This is terrible news for video game makers – but they brought it on themselves. Apparently, Electronic Arts and other developers of some of the most violent shooter games employ a form of product placement in which the “real” guns depicted can be found through links to gun manufacturers from within the games themselves.
“Among the video game giant’s marketing partners on the Web site were the McMillan Group, the maker of a high-powered sniper’s rifle, and Magpul, which sells high-capacity magazines and other accessories for assault-style weapons,” reports a front-page story in the Christmas Day edition of the New York Times
“Links on the Medal of Honor site allowed visitors to click through on the Web sites of the game’s partners and peruse their catalogs.
“’It was almost like a virtual showroom for guns,’ said Ryan Smith, who contributes to the Gameological Society, an online gaming magazine. After Mr. Smith and other gaming enthusiasts criticized the site, Electronic Arts disabled the links, saying it had been unaware of them.
“The video game industry was drawn into the national debate about gun violence last week when the National Rifle Association accused producers of violent games and movies of helping to incite the type of mass shooting that recently left 20 children and six adults dead at a school in Newtown, Conn.
“While studies have found no connection between video games and gun violence, the case of Medal of Honor Warfighter illustrates how the firearms and video game industries have quietly forged a mutually beneficial marketing relationship. Many of the same producers of firearms and related equipment are also financial backers of the N.R.A. McMillan, for example, is a corporate donor to the group, and Magpul recently joined forces with it in a product giveaway featured on Facebook. The gun group also lists Glock, Browning and Remington as corporate sponsors.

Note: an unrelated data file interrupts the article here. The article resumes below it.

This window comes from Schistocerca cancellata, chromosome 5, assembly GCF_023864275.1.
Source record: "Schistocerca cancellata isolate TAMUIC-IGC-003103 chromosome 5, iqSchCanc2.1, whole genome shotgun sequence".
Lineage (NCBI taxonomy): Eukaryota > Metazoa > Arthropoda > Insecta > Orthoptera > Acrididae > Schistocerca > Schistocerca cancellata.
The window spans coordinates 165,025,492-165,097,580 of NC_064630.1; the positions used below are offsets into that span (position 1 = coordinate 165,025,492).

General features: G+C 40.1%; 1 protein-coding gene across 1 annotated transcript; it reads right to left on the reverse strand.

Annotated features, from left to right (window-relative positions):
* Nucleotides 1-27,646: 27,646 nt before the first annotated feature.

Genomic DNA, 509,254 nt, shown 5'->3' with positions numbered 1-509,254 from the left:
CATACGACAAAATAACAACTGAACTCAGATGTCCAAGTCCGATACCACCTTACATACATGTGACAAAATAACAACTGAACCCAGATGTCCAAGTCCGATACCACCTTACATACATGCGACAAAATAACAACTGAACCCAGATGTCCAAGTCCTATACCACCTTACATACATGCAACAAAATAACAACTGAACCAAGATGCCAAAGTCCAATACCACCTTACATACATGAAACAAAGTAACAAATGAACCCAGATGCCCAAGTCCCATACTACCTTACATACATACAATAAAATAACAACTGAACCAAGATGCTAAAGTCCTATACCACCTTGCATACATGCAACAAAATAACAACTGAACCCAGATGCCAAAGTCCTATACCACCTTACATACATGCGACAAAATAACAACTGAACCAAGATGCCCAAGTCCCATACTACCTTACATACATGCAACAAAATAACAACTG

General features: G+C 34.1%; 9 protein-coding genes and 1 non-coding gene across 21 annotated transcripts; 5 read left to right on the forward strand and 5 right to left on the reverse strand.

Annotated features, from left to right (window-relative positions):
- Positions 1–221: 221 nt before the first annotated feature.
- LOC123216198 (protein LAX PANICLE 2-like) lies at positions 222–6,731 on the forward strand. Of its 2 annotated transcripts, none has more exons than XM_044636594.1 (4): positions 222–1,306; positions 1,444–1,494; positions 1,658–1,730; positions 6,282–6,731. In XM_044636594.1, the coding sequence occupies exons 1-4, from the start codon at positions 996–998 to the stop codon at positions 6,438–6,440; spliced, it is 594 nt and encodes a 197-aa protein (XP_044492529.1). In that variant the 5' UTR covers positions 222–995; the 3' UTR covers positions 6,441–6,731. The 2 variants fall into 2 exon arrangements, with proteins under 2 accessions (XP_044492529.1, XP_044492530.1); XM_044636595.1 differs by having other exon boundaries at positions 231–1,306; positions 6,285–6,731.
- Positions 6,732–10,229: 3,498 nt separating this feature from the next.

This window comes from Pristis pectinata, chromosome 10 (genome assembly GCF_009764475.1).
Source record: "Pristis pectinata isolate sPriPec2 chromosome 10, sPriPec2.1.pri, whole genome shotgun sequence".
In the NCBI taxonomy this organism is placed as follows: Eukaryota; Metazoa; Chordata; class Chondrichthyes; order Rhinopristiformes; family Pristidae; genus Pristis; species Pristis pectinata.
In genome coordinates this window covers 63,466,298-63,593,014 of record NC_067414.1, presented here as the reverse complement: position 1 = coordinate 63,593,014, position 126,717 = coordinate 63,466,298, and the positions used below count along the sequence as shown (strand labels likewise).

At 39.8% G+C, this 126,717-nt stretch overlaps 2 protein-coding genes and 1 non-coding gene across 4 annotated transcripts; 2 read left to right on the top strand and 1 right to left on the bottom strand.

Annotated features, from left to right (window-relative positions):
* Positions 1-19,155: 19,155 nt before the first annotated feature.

“Makers of firearms and related gear have come to see video games as a way to promote their brands to millions of potential customers, marketing experts said. Magpul and Electronic Arts made a video posted on YouTube about their partnership. ‘It is going to help brand perceptions,’ said Stacy Jones, the president of Hollywood Branded, a company that specializes in product placement in movies and television shows. Assault-style rifles made by Bushmaster Firearms have a roster of credits that any actor would envy, including appearances in Call of Duty Modern Warfare 2, a part of the popular Activision series.
“The gunman in the Connecticut killings, Adam Lanza, used a semiautomatic rifle made by Bushmaster, which is a unit of the Freedom Group. The most recent entry in the Call of Duty franchise, Black Ops II, featured models of weapons that are also made by Barrett and Browning. Another popular game sold by Electronic Arts, Battlefield 3, depicts assault rifles and pistols similar to those made by Colt, Heckler & Koch, Glock and Beretta.
“The American military also uses Call of Duty and other video games for recruitment and to train soldiers. An Activision spokeswoman said she was not able to get a response because of the holiday season. Several other companies, including McMillan, Magpul, Browning and Barrett, did not respond to telephone calls or e-mails. The National Rifle Association also did not respond. A Glock spokesman could not be located for comment.
“In a statement, Electronic Arts said video game makers, like film producers, ‘frequently license the images of people, sports franchises, buildings, cars and military equipment.’ The company added that it did not receive payments for using branded images in Medal of Honor.”